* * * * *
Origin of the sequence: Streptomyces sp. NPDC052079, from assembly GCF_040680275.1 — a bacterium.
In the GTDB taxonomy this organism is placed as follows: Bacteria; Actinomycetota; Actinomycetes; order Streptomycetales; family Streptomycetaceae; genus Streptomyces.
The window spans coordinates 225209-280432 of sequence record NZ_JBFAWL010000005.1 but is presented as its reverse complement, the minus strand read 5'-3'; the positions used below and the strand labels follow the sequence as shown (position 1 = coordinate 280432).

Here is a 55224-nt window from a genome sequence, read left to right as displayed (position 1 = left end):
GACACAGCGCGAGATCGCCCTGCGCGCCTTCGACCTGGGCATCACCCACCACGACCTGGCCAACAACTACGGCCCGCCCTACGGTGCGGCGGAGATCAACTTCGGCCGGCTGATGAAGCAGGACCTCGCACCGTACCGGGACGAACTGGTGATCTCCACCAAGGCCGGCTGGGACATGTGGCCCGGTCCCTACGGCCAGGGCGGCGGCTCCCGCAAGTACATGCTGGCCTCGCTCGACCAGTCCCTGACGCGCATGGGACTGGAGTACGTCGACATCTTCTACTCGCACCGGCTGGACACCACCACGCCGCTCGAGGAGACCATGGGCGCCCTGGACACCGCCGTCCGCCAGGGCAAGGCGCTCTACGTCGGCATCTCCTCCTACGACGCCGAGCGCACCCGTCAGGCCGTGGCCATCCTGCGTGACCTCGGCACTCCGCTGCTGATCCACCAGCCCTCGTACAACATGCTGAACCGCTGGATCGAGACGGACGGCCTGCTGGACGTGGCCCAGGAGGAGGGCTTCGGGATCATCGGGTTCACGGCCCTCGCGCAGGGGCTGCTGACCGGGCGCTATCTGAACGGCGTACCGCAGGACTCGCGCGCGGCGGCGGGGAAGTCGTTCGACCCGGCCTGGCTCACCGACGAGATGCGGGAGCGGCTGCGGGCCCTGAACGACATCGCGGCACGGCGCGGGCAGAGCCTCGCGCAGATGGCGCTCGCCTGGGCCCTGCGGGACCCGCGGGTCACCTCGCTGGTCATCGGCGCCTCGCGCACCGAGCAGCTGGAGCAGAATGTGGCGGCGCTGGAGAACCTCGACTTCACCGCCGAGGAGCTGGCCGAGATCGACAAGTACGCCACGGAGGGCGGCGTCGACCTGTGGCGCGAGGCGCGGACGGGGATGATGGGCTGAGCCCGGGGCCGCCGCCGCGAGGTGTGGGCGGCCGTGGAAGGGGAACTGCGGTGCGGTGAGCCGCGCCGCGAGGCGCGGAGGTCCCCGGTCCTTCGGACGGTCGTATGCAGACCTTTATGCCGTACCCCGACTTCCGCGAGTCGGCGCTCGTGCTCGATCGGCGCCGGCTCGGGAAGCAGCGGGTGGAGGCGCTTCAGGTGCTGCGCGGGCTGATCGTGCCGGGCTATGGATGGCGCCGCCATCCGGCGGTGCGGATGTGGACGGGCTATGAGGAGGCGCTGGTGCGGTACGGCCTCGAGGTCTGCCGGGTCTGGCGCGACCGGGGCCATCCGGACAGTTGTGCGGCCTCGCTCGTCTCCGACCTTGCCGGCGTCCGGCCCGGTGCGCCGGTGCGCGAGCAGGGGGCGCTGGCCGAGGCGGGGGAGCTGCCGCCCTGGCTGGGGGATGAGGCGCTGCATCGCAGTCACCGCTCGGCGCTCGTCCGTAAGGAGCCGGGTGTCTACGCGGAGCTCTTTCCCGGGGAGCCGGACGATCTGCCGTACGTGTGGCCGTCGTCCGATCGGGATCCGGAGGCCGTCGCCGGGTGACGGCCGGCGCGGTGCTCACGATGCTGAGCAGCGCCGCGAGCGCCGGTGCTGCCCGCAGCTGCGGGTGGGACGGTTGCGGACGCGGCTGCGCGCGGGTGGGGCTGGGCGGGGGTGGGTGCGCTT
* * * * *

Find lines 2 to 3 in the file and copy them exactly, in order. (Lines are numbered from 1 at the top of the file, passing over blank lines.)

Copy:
In the GTDB taxonomy this organism is placed as follows: Bacteria; Actinomycetota; Actinomycetes; order Streptomycetales; family Streptomycetaceae; genus Streptomyces.
The window spans coordinates 225209-280432 of sequence record NZ_JBFAWL010000005.1 but is presented as its reverse complement, the minus strand read 5'-3'; the positions used below and the strand labels follow the sequence as shown (position 1 = coordinate 280432).